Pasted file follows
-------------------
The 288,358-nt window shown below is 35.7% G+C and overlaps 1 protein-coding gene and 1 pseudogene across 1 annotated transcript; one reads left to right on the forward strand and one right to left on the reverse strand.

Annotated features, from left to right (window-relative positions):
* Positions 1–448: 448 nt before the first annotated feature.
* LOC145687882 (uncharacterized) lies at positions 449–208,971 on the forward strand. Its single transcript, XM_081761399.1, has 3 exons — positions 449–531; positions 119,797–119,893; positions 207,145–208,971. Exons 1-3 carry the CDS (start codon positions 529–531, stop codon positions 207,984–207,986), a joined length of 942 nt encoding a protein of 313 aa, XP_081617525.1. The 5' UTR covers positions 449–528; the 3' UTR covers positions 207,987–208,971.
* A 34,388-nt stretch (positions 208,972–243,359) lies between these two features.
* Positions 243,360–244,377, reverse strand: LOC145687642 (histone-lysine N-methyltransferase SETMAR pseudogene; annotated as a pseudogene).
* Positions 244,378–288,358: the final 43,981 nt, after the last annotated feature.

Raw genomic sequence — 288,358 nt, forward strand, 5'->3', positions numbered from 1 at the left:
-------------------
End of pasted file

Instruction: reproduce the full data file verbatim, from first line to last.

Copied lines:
The 288,358-nt window shown below is 35.7% G+C and overlaps 1 protein-coding gene and 1 pseudogene across 1 annotated transcript; one reads left to right on the forward strand and one right to left on the reverse strand.

Annotated features, from left to right (window-relative positions):
* Positions 1–448: 448 nt before the first annotated feature.
* LOC145687882 (uncharacterized) lies at positions 449–208,971 on the forward strand. Its single transcript, XM_081761399.1, has 3 exons — positions 449–531; positions 119,797–119,893; positions 207,145–208,971. Exons 1-3 carry the CDS (start codon positions 529–531, stop codon positions 207,984–207,986), a joined length of 942 nt encoding a protein of 313 aa, XP_081617525.1. The 5' UTR covers positions 449–528; the 3' UTR covers positions 207,987–208,971.
* A 34,388-nt stretch (positions 208,972–243,359) lies between these two features.
* Positions 243,360–244,377, reverse strand: LOC145687642 (histone-lysine N-methyltransferase SETMAR pseudogene; annotated as a pseudogene).
* Positions 244,378–288,358: the final 43,981 nt, after the last annotated feature.

Raw genomic sequence — 288,358 nt, forward strand, 5'->3', positions numbered from 1 at the left: